Archive: September, 2012
When city officials told a South Philadelphia businessman that he had to put back the ugly Jersey barriers he’d removed in cleaning a trash-strewn, city-owned vacant lot in the neighborhood, it’s no wonder the confrontation went viral.
After all, the city’s directive — along with a threat of legal action — was taken to mean that real estate developer Ori Feibush also should return the estimated 40 tons of trash that his crews carted off the corner property near his coffee shop in the city’s Point Breeze section.
The dustup was reported on a heavily trafficked online news site, and noted as far away as Pakistan. It showed how, with shockingly little effort, almost any arm of city government can find ways to hold Philadelphia up to national, even global, ridicule.
New Jersey’s poorest workers haven’t had a raise in three years. But Gov. Christie and the Legislature still refuse to join 18 other states in raising its minimum wage.
In New Jersey, the minimum wage sits at the federal level of $7.25 an hour. That’s about $15,000 a year in a state that draws the poverty line at $44,700 for a family of four.
Christie called Senate President Stephen Sweeney’s proposal to amend the state constitution to include an automatic minimum- wage hike a “truly ridiculous idea.”
Larry Platt chats at 1 p.m. about so-called 'disrupters,' who open up Philadelphia to new ideas and possibility. On a mobile device? Click here to join the chat. Click here to read his Sunday Currents column about Philly's 'disrupters.'
A presidential election that’s supposed to be all about the economy shifted to foreign policy last week, most notably due to world events, including a continuation of violent anti-American protests in the Mideast, that couldn’t be ignored.
A less-discussed factor in the campaign shift may be growing signs that although Americans still believe the U.S. economy is a hot mess, they are becoming less fearful about participating in it. For example, the latest data indicate average annual spending by consumers has increased at its fastest rate since 2006.
The Wall Street Journal points out that the 3.3 percent increase in spending in 2011 was partly due to a 3.2 percent increase in consumer prices for everyday goods. But it’s still a good sign. Consumers spent less when prices rose in 2010.
Mayor Nutter, who has been accused of kicking the can down the road when it comes to settling contracts with municipal workers, has at last kicked it into the path of the city-employee unions.
Nutter sent the unions a message by using his executive powers to grant a 2.5 percent raise to the city’s 5,500 managers while taking more from their salaries to pay for health and retirement benefits.
His creative interruption of the tradition of settling with the unions and then giving supervisory workers a comparable package comes after three frustrating years of trying to get labor representatives to take a similar deal.
Members of the Camden Board of Education were being patted on the back for turning down four proposals by politically connected interests to add new Renaissance schools to the school system. But since the board didn’t offer any viable alternatives to the Renaissance proposals for children trapped in schools that clearly aren’t educating them, the board’s action appears to be little more than theater.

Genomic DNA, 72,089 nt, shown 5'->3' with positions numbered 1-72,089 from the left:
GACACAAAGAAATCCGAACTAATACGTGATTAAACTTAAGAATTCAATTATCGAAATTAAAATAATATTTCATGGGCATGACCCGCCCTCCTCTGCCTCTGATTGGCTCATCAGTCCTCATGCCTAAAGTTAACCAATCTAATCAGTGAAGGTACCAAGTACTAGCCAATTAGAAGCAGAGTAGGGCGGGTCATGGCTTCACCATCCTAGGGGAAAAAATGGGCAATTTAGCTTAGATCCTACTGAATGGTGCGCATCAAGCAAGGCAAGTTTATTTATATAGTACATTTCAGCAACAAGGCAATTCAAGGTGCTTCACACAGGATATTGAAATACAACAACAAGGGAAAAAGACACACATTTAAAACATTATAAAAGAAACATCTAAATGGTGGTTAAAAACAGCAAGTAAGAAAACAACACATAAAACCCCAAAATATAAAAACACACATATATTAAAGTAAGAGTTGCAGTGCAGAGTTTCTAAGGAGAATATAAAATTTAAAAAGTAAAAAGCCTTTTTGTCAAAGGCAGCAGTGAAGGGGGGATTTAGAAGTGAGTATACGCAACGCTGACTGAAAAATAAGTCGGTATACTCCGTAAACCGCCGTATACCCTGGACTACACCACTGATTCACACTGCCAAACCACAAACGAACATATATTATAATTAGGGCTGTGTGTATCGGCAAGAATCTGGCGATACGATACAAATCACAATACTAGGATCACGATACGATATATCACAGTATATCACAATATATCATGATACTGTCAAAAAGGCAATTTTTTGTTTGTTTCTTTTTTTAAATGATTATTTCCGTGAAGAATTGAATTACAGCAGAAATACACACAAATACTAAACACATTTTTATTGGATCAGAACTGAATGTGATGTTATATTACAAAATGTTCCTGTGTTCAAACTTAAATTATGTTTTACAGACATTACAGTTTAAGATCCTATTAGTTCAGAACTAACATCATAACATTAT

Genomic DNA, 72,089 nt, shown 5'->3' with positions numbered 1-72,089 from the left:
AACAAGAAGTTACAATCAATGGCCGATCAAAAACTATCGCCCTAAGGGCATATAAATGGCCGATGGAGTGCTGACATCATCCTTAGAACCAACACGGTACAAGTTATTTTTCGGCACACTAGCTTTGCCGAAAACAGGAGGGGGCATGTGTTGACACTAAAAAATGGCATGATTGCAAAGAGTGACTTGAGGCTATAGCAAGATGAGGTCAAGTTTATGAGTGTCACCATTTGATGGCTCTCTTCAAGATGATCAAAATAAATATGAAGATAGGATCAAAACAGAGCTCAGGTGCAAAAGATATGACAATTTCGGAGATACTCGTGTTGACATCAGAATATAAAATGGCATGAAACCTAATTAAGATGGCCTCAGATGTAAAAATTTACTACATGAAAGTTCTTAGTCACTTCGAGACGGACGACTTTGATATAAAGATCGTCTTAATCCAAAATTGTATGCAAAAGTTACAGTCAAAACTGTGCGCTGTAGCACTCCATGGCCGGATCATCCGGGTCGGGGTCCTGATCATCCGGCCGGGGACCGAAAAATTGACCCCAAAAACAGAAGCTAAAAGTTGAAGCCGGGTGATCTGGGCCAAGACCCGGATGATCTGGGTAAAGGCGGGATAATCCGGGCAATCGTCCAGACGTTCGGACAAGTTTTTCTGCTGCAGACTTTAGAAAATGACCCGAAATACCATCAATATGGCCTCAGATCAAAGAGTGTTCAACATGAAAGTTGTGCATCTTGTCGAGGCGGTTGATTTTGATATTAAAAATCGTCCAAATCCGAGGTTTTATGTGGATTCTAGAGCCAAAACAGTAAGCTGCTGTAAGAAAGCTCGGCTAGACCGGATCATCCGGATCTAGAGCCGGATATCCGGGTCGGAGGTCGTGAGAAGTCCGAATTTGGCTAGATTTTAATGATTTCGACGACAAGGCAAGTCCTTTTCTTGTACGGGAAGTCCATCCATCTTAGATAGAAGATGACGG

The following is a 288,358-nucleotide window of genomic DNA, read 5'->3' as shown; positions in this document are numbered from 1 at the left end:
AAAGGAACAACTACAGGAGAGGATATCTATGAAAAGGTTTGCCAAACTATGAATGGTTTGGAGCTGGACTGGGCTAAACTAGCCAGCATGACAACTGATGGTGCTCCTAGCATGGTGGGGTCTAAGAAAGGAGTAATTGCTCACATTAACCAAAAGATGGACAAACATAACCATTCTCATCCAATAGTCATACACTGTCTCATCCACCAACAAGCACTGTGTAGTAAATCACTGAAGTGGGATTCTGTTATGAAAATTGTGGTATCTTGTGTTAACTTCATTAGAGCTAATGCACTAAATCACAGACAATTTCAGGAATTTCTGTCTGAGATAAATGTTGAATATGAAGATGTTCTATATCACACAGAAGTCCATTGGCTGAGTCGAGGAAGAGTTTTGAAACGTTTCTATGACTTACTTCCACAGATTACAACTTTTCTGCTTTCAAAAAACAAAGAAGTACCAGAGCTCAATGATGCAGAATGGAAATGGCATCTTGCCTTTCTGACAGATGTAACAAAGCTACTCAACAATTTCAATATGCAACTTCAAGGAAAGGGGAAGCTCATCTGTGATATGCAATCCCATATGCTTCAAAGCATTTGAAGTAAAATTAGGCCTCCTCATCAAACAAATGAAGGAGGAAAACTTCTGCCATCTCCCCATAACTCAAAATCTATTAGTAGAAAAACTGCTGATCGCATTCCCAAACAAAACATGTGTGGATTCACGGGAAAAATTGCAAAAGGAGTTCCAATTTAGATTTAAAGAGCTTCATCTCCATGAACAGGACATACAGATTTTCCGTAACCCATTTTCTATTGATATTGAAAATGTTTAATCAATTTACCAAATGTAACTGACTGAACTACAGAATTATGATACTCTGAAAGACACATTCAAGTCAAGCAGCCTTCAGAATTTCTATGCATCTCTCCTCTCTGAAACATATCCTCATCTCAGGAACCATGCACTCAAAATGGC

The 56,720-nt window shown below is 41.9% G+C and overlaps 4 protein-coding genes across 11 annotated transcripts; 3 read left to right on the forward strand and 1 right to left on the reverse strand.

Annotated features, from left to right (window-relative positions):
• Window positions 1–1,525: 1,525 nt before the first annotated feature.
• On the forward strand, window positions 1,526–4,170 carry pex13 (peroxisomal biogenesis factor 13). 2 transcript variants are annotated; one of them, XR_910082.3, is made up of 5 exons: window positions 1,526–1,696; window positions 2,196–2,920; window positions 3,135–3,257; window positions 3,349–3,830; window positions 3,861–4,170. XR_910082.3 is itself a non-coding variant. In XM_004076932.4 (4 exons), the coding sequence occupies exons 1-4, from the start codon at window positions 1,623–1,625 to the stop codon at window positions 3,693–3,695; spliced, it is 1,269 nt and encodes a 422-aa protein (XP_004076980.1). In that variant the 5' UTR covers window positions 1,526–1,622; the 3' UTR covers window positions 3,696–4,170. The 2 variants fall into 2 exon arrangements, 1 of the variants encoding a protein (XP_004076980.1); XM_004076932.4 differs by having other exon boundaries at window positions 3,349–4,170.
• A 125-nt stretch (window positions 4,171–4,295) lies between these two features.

It’s understandable that a city that in the recent past has had to swallow its pride and let the state run things because it was unable to make ends meet would bristle when presented with yet another idea that would undercut the authority of a local institution.
After all, while the Renaissance schools would be under the board’s authority as public schools, their degree of autonomy would make them independent for all practical purposes. There is justifiable fear, not just in Camden, but in urban districts across America, that the encroachment of charters will increase to the point that regular public schools no longer get the money and attention they need to improve.
Spreading false information because you don’t know the facts is a mistake. Continuing to spread false information when you know the truth is lying.
That’s what a Washington-based, big-money political group did by continuing to run TV commercials that used false information to smear Pennsylvania Attorney General candidate Kathleen Kane as being “soft” on rape.
The TV ad cited two cases in which it said Kane, a Democrat, let rapists off with light plea bargains. But the Lackawanna County District Attorney’s Office, and one of the rape victim’s fathers, said Kane wasn’t involved.
After three weeks of limping along with replacement referees, the wealthy owners of the National Football League finally made the right call in ending their lockout — and it sends an important message about business and labor dealings that goes beyond football.
In short, the NFL fell back on the old adage — too often ignored across many industries — that the customer is always right.
What a welcome move in a league better known for its steep ticket prices, seat license fees, and high-handed stadium policies that once even included a short-lived hoagie ban by the Eagles at Lincoln Financial Field.